Whether it’s a ski chalet in the Alps, a safari lodge on the Serengeti or a cabin in Yellowstone National Park, few sectors have witnessed the embedded impact of climate change more than the lodging industry.
As tourism accounts for 8% to 10% of global greenhouse gases and the short-term rental (STR) market is forecast to grow by $84.41 billion between 2022 and 2027, STRs must own their share of the responsibility for fixing the problem and not just fall victim to it.
The beauty of STRs is their individuality, offering guests genuine accessibility to a local community enthused by passionate hosts. Driving these hundreds of thousands of businesses towards net zero requires rapidly growing customer demand for eco stay; action by hosts; and leadership, inspiration and incentivization from major industry players.
Owning the problem
Earlier this month an authoritative analysis was published by the Travel Foundation. The report, Envisioning Tourism in 2030 and Beyond, set out what a decarbonized travel industry should look like in 2030 and how we, the industry, can plot a path to get there.
The report laid out, starkly, that the travel industry cannot carry on with “business as usual.” Nor can we rely on offsetting, sustainable aviation fuel or new technology to decarbonize. What is needed is a complete system transformation.
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“We have delayed action for too long,” says Jeremy Sampson, CEO of the Travel Foundation, “and as a result, our options have narrowed. There is a huge opportunity for travel and tourism in a decarbonizing world, but we must act with urgency and unite in our vision for a good transition.”
This prompts the question: Are the leaders in the STR sector doing enough around sustainability? And what else should we expect from the companies at the forefront of STR growth to help motivate and galvanize the rest of our industry into meaningful action?
Of course, we expect the bigger companies, including online travel agencies (OTAs) to play their part and do much of the heavy lifting around sustainability. Some like Booking Holdings and Expedia Group are doing a lot.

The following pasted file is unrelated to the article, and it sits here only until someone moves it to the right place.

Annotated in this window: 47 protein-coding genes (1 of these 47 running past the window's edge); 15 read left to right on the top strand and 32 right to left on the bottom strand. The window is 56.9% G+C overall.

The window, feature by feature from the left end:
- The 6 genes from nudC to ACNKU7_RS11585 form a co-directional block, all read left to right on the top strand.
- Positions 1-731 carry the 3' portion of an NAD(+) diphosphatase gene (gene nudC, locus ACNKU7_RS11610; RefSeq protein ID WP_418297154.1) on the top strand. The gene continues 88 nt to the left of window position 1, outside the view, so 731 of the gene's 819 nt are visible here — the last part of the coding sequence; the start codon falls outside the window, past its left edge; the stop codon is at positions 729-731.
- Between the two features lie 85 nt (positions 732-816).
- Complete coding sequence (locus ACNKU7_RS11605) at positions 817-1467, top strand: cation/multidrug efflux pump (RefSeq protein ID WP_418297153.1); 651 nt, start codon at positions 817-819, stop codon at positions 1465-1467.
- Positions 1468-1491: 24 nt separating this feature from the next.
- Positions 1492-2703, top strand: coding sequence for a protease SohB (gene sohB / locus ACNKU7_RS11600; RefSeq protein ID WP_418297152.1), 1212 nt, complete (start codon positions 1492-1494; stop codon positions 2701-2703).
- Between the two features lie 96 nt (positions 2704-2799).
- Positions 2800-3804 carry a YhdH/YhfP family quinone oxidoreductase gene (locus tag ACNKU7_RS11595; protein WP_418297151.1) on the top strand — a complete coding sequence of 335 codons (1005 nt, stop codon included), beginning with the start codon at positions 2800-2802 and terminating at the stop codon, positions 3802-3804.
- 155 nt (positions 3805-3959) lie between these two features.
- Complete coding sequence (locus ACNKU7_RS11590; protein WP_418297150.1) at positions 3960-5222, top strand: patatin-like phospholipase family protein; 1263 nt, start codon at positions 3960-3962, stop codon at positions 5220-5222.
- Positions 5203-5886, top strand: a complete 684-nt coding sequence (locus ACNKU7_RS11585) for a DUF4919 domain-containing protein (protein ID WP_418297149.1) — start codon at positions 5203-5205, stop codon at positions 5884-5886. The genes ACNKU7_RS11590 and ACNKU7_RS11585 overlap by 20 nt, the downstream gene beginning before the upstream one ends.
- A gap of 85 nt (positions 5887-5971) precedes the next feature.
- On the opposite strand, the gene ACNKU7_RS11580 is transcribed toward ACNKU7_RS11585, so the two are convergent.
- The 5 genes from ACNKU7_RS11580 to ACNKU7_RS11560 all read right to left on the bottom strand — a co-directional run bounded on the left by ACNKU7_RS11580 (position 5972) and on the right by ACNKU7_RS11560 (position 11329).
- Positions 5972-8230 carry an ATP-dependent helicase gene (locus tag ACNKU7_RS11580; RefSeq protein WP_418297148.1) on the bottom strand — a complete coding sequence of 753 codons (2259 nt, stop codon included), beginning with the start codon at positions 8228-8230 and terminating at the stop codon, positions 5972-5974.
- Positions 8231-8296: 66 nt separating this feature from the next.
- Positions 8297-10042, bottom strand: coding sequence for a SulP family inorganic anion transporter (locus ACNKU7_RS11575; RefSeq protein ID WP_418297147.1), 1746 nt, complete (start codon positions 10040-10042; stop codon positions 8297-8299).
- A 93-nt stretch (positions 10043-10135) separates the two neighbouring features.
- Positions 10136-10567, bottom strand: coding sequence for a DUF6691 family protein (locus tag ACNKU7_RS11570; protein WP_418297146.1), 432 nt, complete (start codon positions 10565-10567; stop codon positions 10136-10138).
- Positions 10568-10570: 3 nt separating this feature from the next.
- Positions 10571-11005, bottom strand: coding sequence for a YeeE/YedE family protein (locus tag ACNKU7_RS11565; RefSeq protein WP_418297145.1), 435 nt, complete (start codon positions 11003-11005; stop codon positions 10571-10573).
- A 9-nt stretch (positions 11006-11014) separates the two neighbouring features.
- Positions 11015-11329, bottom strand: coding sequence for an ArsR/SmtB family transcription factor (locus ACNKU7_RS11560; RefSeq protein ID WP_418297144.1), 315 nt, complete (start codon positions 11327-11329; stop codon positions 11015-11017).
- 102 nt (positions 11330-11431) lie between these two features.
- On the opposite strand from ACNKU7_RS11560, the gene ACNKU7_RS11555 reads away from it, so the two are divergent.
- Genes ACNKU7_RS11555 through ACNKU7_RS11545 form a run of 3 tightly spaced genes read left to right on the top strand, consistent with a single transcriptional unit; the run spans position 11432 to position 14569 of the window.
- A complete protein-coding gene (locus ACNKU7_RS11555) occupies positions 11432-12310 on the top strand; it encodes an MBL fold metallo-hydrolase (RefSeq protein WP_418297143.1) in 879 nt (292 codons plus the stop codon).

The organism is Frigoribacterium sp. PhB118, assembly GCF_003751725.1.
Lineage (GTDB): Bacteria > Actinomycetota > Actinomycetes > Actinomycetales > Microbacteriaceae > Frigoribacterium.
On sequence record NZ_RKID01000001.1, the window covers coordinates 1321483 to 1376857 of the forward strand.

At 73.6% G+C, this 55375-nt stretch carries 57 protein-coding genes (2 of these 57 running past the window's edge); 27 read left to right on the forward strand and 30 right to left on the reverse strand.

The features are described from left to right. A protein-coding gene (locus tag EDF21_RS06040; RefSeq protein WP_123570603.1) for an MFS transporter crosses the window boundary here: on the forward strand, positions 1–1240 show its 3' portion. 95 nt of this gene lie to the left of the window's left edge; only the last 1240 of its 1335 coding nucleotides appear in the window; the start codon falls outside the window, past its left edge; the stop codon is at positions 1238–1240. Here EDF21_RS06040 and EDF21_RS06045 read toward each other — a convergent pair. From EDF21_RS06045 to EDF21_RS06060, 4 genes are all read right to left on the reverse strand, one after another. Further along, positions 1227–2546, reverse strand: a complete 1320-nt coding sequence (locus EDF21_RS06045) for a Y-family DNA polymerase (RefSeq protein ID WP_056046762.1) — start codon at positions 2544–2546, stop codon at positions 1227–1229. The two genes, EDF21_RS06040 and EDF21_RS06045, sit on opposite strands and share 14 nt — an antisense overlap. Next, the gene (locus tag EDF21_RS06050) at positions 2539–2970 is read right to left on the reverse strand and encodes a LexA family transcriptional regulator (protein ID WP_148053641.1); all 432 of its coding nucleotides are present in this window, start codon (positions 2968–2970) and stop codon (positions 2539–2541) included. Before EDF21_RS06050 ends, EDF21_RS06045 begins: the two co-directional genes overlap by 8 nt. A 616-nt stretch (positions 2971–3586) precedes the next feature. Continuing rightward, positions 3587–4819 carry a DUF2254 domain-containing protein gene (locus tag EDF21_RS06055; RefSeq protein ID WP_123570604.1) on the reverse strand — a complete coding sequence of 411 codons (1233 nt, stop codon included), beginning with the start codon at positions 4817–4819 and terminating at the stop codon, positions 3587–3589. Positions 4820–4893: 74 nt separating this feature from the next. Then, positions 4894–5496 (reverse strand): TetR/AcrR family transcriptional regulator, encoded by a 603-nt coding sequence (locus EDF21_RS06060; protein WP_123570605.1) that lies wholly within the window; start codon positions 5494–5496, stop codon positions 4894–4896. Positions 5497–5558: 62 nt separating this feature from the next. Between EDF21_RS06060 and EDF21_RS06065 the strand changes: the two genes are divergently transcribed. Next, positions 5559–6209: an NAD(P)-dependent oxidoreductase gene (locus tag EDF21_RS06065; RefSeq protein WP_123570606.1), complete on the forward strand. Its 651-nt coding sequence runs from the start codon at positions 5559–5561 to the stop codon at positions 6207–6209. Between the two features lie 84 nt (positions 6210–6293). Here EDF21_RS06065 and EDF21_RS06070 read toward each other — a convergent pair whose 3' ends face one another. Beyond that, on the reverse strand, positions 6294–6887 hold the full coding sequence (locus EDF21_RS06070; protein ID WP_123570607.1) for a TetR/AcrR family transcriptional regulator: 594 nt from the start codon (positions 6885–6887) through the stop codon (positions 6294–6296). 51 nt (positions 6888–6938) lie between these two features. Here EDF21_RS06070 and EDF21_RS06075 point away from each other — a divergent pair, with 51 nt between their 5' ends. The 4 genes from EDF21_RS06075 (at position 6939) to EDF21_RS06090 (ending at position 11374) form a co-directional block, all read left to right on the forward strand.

But fundamental systemic change can only be achieved if we can engage all of the industry.
Separate analyses conducted by Booking.com and Expedia in 2022 revealed that up to 90% of travelers value sustainability, and a whopping 50% would be prepared to pay an eco-premium. It’s clear that these two OTAs have used their platforms to gain really valuable insight into travelers’ attitudes towards sustainable travel. Therefore, with the demand there, it is not surprising that the OTAs see the potential of eco-friendly stays and are putting in place guidance for hosts on how to become “greener.”
Booking.com launched a Travel Sustainable badge in 2021 and quickly enhanced it to three levels. This badge gives guests greater clarity on a host’s and manager’s actions and also rewards qualifying operators with higher visibility.
Meanwhile, in 2022 Expedia sought to empower and inform travelers with its Open World social impact and sustainability strategy.
In fact, all the major OTAs will likely soon enhance or introduce eco-badging and significantly adjust their algorithms to increasingly favor the operators who undertake credible eco-friendly initiatives.
One very welcome act of leadership is the recent launch of Sustonica, the very first accreditation scheme created by and for the STR industry. Sustonica aims to create a transparent, trusted sustainability indicator for the growing number of travelers who are prioritizing the environment. Its widespread adoption could well be a game changer.
Should we expect more from industry leaders?
Most definitely yes!
While I applaud the efforts made so far, we need more action and incentives. And this will only create real change when the leaders in the STR space take the lead on sustainability initiatives.
The vast majority of the sector, like other parts of tourism, has yet to wake up to the issue of sustainability and understand its role and the implications. Never mind the opportunities for returns on investment that are available.
We need to find tools and solutions that are scalable across our sector and make them freely available to every business with support and incentives. Individual operators need much more guidance and direction so that they can make the reforms our industry needs to undergo.
Can we be the change that we want to see in the world? I think we can, if leaders see sustainability as their responsibility – and actually lead.